Seven Chances (1925), Buster Keaton’s fifth feature as a director, is a rare Keaton film based directly on another property, in this case a David Belasco stage play by Roi Cooper Megrue. But it’s safe to say that Keaton transformed the material into his own brand of humor: from stage farce to snappy cinematic slapstick, with Buster turning every verbal jokes into visual gags.
The script is built on the kind of impossible contrivances that have been driving comedies for centuries. Keaton is James Shannon, a meek, sincere young lawyer too timid to ask his girl (Ruth Dwyer) for her hand, a situation made abundantly clear in a prologue that takes his courtship through the seasons. Then, just as he and his partner are in a serious (but only vaguely explained) financial bind, he’s informed that his rich uncle died (as the cliché goes) and he’s to inherit $7 million. The catch: he has to marry by 7 o’clock on his 27th birthday. I’ll give you seven guesses as to what day on which this all occurs (hint: it’s the afternoon of his 27th birthday). And, wouldn’t you, after all that procrastinating, he trips over his non-proposal and ends up at the country club, where his business partner identifies the seven girls his know as James’ “seven chances.”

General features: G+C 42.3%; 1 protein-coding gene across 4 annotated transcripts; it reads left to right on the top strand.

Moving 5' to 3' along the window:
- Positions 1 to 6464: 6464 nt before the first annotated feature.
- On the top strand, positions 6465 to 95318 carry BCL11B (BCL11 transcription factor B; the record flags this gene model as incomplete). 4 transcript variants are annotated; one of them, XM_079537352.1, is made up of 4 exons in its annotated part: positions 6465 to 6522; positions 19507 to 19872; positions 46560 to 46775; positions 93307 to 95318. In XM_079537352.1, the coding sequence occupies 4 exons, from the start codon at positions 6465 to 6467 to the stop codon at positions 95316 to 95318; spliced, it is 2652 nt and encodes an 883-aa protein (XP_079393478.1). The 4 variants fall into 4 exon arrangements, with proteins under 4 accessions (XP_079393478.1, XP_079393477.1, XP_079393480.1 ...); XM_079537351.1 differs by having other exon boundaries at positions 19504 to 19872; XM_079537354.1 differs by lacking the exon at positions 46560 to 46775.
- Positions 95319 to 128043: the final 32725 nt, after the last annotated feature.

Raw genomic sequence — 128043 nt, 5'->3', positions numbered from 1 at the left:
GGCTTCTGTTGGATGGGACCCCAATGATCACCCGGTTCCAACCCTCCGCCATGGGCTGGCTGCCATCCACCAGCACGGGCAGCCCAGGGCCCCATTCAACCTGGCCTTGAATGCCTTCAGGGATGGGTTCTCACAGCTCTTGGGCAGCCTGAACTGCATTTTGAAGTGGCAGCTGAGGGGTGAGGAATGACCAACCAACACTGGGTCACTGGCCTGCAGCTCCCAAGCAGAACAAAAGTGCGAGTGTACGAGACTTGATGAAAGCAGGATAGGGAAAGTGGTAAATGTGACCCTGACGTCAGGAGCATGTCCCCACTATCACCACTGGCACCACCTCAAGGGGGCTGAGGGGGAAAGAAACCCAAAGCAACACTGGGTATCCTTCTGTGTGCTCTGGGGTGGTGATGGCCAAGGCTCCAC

For all the sevens in this script, Keaton tosses the number aside as he builds momentum and James’ shyness and social insecurity is overcome with each rejection, steeling him to become more brazen with each proposal. Before the sequence is over, he’s asked every single girl in the place (including an unbilled, not-yet-famous Jean Arthur as the club receptionist; keep an eye out for the one who waves the ring on her finger in front of his face) and heads out to try his luck on the street.
This isn’t the kind of pratfall slapstick or creative tangle with technology that we associate with Keaton but a kind of comic dance where he slides from partner to partner, making his pitch, taking each rebuff in stride and moving to the next. Some of these bits are deliciously choreographed steps, others born of Keaton’s trademark earnest haplessness, overcoming his initial shyness and reticence and fear of humiliation as he soldiers on through variations on a theme. The purpose of the exercise is practically forgotten as James takes on the act of proposing itself as the challenge. Keaton the director pushes him into crazier situations and more brazen propositions and Keaton the screen performer meets them all with comic grace.